Tag Archives: nictitating membrane

QQ: Night Vision and Kitty Winks

This week we have a few questions about cats’ eyes and vision!

Q: How can cats see so well without much light?

A: Cats can see in 6x less light than we can. Cats have a wider field of view of 200 degrees, and they have a greater range of peripheral vision, which helps with hunting and avoiding threats.

Cats are crepuscular, meaning they are active at dawn and dusk. There are many creatures, not all benign, that are also active at that time. Their eyes have 6–8x more rod cells than we do, which are more sensitive to light and motion. So, if something is slithering toward them in the gloaming, they will be able to jump out of the way before it strikes.

In addition, cats’ elliptical eye shape, larger corneas, and tapetum, a layer of tissue that may reflect light back to the retina, help gather more light as well. The tapetum may also shift the wavelengths of light that cats see, making prey or other objects silhouetted against a night sky more prominent.

 Anatomy of the Eye

Here’s an image of what a nighttime landscape might look to us (top) vs. how it looks to a cat (bottom).

Night Vision

Image Credit: Nickolay Lamm and Space.com Feline Vision: How Cats See the World Click to see the original, larger image.

More images showing how cats see the world: This Is How Cats See the World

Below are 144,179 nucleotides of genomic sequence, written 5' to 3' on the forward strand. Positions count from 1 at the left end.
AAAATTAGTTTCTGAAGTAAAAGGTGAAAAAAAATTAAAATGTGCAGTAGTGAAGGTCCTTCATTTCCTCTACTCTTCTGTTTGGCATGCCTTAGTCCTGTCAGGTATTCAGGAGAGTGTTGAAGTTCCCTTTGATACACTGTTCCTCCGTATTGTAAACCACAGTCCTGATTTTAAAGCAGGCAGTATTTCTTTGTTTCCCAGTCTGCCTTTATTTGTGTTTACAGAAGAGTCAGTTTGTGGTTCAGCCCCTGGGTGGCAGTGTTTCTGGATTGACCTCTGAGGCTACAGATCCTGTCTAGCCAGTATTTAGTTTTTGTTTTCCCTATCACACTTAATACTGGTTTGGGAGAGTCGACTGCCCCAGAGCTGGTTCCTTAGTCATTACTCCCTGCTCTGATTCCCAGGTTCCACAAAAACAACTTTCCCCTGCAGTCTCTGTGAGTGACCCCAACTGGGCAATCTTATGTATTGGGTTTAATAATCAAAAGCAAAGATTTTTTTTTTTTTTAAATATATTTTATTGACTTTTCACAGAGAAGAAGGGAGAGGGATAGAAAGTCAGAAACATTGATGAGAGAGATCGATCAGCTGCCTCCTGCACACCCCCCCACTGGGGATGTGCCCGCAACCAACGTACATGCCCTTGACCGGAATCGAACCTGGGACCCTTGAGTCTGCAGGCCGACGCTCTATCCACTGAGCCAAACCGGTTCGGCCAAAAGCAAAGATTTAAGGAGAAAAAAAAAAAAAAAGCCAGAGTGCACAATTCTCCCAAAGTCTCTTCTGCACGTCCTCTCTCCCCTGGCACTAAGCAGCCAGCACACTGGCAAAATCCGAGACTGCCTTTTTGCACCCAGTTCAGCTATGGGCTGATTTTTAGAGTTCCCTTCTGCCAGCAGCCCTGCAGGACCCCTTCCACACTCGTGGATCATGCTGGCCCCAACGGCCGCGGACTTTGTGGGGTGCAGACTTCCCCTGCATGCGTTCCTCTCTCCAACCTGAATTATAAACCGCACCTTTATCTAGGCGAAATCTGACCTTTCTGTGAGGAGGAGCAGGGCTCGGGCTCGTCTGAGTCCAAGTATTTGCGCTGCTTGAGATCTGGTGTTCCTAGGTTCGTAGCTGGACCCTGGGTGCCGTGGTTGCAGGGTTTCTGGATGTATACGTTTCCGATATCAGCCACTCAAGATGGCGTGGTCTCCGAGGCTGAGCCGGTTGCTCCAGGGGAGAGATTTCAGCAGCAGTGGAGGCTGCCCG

Q: Did my cat just wink at me?

A: Cats have a third eyelid, called a nictitating membrane (AKA haw or, more formally called the palpebra tertia). It is translucent, and moves diagonally from the inner corner of the eye up across the eye to keep it moist and this membrane can also cover the eye and allow them to still see since it is semi-transparent.

Nictitating Membrane

The membrane moves so fast that we rarely catch them blinking with the third eyelid. However, one eye may become drier than the other, or may get a strand of fur or something in it, and that is when they will blink with their regular eyelids. Since this usually only happens in one eye, it appears as if they are winking at us.

So, yes, it’s normal for a cat to blink one eye at a time, but it is not the same as what we think of as winking.

Want to know more? This article at Scientific American has all the details you’d ever want to know about the nictitating membrane.